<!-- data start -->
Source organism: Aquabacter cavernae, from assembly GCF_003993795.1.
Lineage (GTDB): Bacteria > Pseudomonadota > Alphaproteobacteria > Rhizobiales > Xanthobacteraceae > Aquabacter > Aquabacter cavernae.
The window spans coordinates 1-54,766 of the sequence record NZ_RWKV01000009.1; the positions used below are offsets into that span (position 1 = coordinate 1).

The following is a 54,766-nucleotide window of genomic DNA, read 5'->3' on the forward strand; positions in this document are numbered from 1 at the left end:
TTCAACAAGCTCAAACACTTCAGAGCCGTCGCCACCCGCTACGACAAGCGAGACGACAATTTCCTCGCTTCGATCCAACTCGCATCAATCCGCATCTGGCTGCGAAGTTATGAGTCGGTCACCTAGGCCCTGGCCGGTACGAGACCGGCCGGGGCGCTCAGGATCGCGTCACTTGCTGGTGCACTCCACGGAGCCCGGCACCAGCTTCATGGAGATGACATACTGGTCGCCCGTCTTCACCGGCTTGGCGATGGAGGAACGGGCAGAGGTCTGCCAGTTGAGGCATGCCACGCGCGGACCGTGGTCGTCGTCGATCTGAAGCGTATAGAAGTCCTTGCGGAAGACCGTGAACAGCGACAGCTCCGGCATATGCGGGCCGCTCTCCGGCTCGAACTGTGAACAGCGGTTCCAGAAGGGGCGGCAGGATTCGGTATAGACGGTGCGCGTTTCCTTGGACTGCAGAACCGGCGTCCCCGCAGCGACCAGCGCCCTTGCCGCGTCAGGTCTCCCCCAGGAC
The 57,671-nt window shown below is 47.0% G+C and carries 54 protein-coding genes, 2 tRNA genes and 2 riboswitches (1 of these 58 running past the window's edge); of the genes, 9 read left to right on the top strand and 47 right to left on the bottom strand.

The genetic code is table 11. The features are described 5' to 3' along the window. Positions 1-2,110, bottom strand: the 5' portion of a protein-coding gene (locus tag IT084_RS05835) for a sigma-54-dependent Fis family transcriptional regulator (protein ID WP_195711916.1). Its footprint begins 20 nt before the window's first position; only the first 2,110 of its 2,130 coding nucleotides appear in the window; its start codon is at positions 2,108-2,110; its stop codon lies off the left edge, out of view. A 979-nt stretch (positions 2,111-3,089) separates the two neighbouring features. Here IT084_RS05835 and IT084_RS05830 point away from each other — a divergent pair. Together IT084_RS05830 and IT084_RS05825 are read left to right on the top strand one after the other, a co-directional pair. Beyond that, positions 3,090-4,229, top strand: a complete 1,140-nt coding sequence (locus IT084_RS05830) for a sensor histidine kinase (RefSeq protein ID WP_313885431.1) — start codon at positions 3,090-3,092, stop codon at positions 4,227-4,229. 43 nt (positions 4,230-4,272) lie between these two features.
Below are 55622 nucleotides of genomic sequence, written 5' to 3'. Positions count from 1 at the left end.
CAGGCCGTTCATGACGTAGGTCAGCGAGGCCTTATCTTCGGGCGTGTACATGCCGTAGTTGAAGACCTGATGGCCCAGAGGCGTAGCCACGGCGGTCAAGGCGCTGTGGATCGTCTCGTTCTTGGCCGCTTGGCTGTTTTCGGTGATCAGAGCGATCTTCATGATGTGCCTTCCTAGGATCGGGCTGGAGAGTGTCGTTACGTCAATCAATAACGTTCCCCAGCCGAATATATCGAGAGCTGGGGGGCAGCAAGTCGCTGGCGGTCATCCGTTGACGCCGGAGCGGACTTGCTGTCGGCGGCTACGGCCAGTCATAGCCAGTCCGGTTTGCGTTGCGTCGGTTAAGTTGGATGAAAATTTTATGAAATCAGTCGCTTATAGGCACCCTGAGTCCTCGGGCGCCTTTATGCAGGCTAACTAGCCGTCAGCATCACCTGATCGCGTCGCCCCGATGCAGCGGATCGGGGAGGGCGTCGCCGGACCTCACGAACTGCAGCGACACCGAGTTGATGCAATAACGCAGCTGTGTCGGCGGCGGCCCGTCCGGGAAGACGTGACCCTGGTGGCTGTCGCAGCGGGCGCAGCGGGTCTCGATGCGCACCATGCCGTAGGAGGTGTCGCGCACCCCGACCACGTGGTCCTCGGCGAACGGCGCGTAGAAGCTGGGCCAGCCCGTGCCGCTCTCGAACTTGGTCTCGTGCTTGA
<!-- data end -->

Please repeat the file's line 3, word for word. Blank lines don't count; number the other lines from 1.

The window spans coordinates 1-54,766 of the sequence record NZ_RWKV01000009.1; the positions used below are offsets into that span (position 1 = coordinate 1).